I noticed that food is a recurring motif in this book, which is interesting to me because I’ve been thinking and reading more about food in recent years. Many of the pivotal moments of the story are connected in some way to food. A loaf of bread is the initial contact between Katniss and Peeta. The final confrontation takes place on a giant cornucopia, the ancient symbol of food, harvest, and abundance. Poisonous berries bring the story to a climax. You can tell a lot about a society’s state by how they view food. Since this is one of the most basic resources that human beings need on a daily basis, the way people produce, hunt, distribute, share, hoard, or elevate food tells much about the state of their hearts. For the Capitol, food is power. By keeping people hungry, they keep them (supposedly) weak. Ironically, this tactic strengthens the districts in subtle ways. For Katniss food is a daily problem of survival and a daily motivator to serve her family. Learning to hunt and gather has sharpened her wits, her senses, her body, her skills, and even her conscience. For the residents of Palem, food is a delicacy, delivered at the touch of a button. They are completely out of touch with how their food is produced and far removed from the processes that bring it to their tables. This is their Achilles heel. As a title, The Hunger Games at first confused me, but now that I've finished the book and thought about it, the title makes perfect sense. Hunger can have many levels and objects, but the literal, primal, insistent, daily need for food is a vulnerability we all share. Hunger can be used as a weapon, as a teacher, and as one of the most powerful of motivators.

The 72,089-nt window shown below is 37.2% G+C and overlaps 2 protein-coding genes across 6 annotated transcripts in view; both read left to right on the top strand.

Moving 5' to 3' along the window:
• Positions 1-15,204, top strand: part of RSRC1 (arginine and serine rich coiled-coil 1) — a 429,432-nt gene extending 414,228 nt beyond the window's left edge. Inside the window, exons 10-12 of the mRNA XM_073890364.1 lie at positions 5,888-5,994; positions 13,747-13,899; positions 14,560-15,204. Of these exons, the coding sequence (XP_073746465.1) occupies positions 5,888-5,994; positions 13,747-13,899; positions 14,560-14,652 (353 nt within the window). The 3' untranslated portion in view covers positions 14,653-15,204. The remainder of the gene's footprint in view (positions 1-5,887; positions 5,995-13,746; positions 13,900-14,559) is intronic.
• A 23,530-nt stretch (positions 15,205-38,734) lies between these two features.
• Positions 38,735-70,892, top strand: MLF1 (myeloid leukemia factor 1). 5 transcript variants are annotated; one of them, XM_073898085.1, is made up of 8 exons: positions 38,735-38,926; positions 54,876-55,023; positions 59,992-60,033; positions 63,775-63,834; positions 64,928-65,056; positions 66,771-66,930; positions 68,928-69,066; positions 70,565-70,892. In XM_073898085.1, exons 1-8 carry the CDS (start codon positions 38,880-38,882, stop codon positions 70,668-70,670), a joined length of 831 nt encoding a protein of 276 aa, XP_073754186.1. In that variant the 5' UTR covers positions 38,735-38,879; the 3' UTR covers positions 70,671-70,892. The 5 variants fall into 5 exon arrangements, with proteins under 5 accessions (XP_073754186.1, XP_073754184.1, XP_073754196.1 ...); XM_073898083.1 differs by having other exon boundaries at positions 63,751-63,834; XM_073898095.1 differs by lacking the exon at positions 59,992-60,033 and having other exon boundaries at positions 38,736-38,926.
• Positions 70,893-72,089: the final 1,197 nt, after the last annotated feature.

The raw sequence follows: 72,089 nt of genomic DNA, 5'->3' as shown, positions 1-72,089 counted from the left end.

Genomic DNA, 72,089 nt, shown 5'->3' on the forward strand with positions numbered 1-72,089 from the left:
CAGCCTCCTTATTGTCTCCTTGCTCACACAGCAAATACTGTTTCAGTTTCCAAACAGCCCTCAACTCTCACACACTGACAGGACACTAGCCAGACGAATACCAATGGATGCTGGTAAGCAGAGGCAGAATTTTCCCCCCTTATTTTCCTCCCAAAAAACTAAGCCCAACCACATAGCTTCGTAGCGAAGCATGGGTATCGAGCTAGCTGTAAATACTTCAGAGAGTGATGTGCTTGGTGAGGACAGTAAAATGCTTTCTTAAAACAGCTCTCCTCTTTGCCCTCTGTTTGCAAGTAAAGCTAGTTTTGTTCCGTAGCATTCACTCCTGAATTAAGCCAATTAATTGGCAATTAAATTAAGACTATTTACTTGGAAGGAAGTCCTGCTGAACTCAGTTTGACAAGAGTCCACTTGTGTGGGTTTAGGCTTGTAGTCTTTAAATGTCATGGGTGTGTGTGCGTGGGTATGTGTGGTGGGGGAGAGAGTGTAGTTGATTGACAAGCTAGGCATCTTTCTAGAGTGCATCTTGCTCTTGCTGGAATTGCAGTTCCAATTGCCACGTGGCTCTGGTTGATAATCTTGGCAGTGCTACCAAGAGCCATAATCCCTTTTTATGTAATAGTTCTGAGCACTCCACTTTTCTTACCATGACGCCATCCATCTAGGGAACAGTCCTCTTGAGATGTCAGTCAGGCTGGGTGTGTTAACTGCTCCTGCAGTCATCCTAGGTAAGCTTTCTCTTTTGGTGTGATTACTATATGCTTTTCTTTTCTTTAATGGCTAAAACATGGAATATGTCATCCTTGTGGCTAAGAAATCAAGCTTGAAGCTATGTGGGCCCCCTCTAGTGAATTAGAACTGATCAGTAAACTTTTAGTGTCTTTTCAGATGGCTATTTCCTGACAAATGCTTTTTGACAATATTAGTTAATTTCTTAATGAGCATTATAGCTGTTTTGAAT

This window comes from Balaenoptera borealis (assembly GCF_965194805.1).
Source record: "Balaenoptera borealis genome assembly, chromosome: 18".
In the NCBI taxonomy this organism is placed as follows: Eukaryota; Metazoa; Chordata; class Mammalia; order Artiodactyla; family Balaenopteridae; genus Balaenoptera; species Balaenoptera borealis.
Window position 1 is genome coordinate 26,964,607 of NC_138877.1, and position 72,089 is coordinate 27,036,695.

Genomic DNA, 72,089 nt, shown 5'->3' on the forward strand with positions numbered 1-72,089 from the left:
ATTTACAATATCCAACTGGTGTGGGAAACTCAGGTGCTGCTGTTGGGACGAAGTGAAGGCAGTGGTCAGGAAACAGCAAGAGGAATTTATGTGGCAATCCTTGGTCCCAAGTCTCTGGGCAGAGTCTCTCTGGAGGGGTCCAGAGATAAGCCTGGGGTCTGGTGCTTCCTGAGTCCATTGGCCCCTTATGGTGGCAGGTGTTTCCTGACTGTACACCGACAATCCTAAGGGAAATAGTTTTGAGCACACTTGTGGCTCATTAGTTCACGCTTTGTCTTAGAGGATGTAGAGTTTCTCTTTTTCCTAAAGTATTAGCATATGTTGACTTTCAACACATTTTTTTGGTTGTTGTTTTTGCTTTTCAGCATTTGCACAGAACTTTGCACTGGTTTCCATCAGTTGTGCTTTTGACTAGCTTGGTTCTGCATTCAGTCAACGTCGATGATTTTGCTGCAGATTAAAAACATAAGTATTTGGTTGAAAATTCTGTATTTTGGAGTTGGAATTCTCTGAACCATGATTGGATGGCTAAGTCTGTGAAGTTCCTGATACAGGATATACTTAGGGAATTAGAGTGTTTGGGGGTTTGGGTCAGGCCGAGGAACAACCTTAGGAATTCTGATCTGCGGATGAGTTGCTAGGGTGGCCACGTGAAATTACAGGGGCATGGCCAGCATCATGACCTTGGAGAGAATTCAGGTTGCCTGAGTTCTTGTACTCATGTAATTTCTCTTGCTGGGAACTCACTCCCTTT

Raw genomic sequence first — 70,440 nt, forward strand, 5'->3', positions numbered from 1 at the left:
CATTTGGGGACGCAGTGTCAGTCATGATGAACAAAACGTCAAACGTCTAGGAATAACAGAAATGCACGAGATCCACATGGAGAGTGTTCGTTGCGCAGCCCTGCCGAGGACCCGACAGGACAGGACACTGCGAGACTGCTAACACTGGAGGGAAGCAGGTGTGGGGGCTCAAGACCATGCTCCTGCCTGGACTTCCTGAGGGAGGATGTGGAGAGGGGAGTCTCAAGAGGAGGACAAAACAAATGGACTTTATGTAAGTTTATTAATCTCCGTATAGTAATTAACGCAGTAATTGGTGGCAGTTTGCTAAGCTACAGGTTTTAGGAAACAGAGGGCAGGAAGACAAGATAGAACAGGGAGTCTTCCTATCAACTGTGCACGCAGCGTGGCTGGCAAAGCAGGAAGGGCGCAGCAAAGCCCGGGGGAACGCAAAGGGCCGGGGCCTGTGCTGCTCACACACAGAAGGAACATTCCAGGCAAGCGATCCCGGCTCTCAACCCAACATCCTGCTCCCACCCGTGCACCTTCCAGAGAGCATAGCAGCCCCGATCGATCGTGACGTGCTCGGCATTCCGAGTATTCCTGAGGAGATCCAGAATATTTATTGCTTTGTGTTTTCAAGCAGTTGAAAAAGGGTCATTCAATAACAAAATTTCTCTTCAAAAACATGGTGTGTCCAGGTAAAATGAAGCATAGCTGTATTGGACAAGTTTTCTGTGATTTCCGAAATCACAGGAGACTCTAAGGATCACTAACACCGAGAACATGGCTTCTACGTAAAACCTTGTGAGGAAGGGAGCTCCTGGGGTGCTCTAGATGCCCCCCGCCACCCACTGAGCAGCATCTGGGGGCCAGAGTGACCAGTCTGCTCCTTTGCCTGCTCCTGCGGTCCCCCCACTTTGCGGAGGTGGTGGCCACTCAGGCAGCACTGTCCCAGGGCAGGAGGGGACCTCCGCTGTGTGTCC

Strangely, “the audience” is one of the most important characters in this book. Their ever-watching, anonymous presence is a chief motivating factor for all the other characters. Playing to the audience is a primary concern. It wasn’t until I was three-fourth of the way through the book that I realized the sickening truth: I am part of that audience. By reading this book, I have become one of the spectators. I thought of setting this book aside many times, but I too felt the riveting, mesmerizing pull to watch this story unfold to the horrible end.
I found the godlessness of this book to be it’s most unrealistic feature. Although her father is dead, Katniss never imagines him still existing, still watching over her. Never, in her worst extremities, does Katniss pray, ask for guidance, or turn her thoughts to what might come after death. The tiny parachutes that arrive from the sky bearing miraculous gifts are almost a mockery of God, since they are sent by a drunken “mentor” in order to manipulate Katniss into playing her part in certain ways. Resurrection is portrayed by the dead tributes returning as horrible mutated beasts that seek the blood of the final tributes. I know this is fantasy and not meant to be realistic but the absence of any god or even a transcendent idea makes the story feel so hopeless. All we are allowed to hope for is that in this survival of the fittest, Katniss and the other characters we care about will come out on top. I just don’t think I have the stomach to read the other novels in the series to find out if and how they do. And I don't need to read the rest of the series to predict that Rome / Palem is certainly about to fall. ...more